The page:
An authorial agenda is also evident in Karen Healey’s When We Wake, the first in a new speculative series set in a future Australia. If Hereaka’s “issue” is the chronic under-achieving of – and low expectations for – Māori youth at low-decile schools, then Healey’s is the political possibilities of teens. Rather than apathetic or self-absorbed, Healey’s teens are feisty activists, protesting the dire effects of climate change – pandemics, rivers drying up, oceans and temperatures rising – and Australia’s rabid anti-immigrant policies.

The novel begins in 2027, when spunky 16 year-old Tegan is falling in love and obsessing over olden-days band The Beatles. Killed by accident at a protest rally, she wakes up in 2127, the first person ever to be cryonically frozen and revived. A PR pawn of government agencies and a target for religious cult the Inheritors of the Earth, Tegan makes new friends and many more enemies in her quest to discover why, exactly, she’s been given a second chance at life. Without giving too much away: it’s a big, sinister plot called the “Ark Project” involving slavery and outer space.

It’s a credit to Healey’s skill as a writer that she can make two future eras feel authentic and plausible, and that Tegan is such a compelling voice and flawed, three-dimensional, active protagonist. Occasionally it feels a little preachy about tolerance: Tegan’s new best friend Bethari is a Muslim and a lesbian; both her new and old loves are Somali; and technology is summoned a little too often and conveniently, in a sort of futuristic CSI-show way, to get our heroine out of jams. But it’s a pacey and well-written novel, with strong enough characters and premise to make readers eager for the second instalment.

Awakening, by Natalie King, is a romance with a supernatural twist, set in a South Island lakeside community that seems as small as Hereaka’s Taupo hamlet, but is much more affluent and American – there’s a school cafeteria and a school bus – not to mention cinematically snowy.

Zelie is an English girl guilt-ridden over the tragic sudden death of her mother, dragged to New Zealand by her weird, withdrawn father, a doctor, and trying to make a stable home for her vulnerable little brother. When Kate, a strange, sick girl with creepy uncles, manipulates her into plucking an old locket out of the lake, Zelie finds herself bound, physically and mentally, to a French teen named Tamas. A spell trapped him within the locket a hundred years ago, and now he can see everything Zelie sees, hear everything she says, and feel her thoughts, dreams and emotions. Complications (historical, supernatural, emotional) ensue, involving “the Witching” and the “Guardians”.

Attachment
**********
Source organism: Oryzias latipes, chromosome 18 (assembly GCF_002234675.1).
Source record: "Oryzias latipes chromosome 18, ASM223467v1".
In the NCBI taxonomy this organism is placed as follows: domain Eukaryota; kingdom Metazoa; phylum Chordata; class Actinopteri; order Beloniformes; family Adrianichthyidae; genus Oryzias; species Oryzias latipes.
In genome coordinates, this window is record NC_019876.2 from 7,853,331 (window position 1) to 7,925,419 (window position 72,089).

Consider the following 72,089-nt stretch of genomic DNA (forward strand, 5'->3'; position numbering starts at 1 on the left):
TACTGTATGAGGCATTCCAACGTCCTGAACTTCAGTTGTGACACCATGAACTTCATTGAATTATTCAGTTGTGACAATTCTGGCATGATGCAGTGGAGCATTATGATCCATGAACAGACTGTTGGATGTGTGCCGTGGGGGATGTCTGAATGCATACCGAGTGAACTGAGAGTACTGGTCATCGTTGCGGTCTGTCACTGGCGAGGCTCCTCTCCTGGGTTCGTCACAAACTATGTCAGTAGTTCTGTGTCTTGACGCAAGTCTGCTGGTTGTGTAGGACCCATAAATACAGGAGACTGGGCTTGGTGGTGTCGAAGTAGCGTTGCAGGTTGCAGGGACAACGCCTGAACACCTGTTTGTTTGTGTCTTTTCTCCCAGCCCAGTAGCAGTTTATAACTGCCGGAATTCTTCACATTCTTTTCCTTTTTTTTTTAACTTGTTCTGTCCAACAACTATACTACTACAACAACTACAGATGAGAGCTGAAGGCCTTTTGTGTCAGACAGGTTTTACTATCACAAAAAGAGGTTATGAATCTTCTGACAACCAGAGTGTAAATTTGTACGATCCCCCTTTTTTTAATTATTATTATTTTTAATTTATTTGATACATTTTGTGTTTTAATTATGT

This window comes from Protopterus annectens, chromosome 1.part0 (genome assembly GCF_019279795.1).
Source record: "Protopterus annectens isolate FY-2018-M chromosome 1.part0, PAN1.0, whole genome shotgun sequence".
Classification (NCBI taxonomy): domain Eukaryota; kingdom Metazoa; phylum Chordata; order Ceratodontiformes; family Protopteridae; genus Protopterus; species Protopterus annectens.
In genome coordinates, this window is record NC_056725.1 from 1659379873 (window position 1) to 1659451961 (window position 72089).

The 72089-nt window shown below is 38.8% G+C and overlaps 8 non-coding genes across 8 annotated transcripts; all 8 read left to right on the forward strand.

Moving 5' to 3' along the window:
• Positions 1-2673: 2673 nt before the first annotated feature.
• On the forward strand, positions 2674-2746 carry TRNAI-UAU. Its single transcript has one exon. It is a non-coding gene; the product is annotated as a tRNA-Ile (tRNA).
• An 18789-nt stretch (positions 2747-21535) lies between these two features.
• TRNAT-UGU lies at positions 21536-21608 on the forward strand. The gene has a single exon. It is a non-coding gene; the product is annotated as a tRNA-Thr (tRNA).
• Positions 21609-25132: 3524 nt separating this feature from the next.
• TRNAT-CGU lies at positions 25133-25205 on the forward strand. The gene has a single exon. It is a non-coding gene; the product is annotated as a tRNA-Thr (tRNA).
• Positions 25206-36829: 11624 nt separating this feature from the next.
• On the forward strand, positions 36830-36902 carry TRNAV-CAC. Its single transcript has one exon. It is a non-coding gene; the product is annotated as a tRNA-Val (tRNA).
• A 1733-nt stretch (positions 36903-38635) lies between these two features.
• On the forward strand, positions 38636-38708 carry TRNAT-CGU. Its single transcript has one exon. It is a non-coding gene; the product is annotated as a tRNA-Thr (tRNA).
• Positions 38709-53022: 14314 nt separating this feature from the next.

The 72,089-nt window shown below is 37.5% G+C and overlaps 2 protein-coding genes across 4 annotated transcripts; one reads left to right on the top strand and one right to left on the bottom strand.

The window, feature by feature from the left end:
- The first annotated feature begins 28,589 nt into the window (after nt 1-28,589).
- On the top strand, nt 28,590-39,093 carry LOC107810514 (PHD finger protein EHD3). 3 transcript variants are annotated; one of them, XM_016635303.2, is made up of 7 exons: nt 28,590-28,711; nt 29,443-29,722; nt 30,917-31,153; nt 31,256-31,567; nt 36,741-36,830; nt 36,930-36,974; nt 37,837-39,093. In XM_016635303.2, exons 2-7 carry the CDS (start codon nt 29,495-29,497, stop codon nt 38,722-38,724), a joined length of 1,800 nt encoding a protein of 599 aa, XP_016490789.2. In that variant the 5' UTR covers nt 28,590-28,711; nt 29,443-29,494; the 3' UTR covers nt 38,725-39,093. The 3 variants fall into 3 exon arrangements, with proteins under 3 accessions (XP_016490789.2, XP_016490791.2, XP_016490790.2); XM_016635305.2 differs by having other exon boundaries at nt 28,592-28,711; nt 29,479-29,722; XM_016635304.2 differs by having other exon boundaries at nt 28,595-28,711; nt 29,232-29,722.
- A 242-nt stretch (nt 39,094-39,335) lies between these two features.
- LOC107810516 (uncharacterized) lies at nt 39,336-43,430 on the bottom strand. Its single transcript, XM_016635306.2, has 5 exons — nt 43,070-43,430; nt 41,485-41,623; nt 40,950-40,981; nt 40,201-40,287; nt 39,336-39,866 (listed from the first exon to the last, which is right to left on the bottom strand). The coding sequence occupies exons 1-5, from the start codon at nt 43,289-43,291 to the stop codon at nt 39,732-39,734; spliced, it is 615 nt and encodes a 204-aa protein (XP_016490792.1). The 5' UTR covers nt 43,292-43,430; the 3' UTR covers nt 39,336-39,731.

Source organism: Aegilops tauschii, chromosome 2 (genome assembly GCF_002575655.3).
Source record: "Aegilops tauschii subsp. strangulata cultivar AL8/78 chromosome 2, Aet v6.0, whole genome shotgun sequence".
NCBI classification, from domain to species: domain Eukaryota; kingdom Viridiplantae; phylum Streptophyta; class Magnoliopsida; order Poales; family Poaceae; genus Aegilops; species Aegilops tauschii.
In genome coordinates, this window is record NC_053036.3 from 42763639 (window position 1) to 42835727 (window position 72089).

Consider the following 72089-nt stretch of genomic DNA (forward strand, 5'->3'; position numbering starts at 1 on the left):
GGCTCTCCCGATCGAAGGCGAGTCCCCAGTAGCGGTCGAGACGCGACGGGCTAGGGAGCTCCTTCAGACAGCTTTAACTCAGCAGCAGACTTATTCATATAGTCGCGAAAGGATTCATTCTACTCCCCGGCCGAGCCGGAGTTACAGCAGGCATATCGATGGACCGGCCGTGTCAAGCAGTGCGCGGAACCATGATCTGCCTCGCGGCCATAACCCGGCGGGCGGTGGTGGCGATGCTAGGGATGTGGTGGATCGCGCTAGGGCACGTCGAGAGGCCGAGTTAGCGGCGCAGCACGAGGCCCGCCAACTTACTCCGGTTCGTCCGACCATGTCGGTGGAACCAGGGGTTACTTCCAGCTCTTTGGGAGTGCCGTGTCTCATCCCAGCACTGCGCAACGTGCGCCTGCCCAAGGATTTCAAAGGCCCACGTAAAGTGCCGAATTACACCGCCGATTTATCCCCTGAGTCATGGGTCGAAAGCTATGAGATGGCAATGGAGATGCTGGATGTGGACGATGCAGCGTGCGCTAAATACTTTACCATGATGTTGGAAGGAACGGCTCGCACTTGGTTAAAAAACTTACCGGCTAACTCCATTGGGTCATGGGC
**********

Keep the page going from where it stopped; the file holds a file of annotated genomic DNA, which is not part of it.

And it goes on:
Although we’re told that Zelie has recently arrived from England – hence her outsider status at school – she may as well be in exile from Auckland. The idiom within her own point of view is entirely local: she thinks of the kettle as a jug, of the kitchen counter as a bench, of sweets as lollies. Her foreignness is just a plot point, necessary to make the showdown ending work, when everything is explained – mostly by the villain, in the manner of a James Bond film. The century-old perspective of Tamas is similarly perfunctory, as are all the school scenes and the school dance scene; the author can’t be bothered with these at all. The plot mechanics creak (much is made of Tamas forced to watch Zelie bathe, but there’s no mention of her going to the toilet!) and the fantasy aspects of the story are a muddle of different mythologies and confusing timelines and personae.

King’s main line of business is as a romance writer, and here there’s plenty of soulful longing. When Zelie looks into Tamas’s “storm-tossed eyes … [she] felt herself hurtling towards a cliff over which she could not see.” When Tamas kisses her, he “groaned deep in his throat” and soon “she was enveloped in his shining beauty … Living ecstasy.” Later, when they part, her “heart tore … desperate to be in the heart of the rainbow again.”

And so on. Awakening will find willing readers longing for sex-free romance given YA cred with a vague wave of the supernatural wand. Bugs would disapprove.


Paula Morris (Ngāti Wai) is Fiction Writer-in-Residence at the University of Sheffield in England. Her most recent YA novel was Unbroken (Scholastic/Point). In 2013 she published her first childrens book, Hene and the Burning Harbour (Penguin NZ).


Tagged with: , , , , , , , ,
Posted in Fiction, Literature, Review, Young adults
Search the archive
Search by category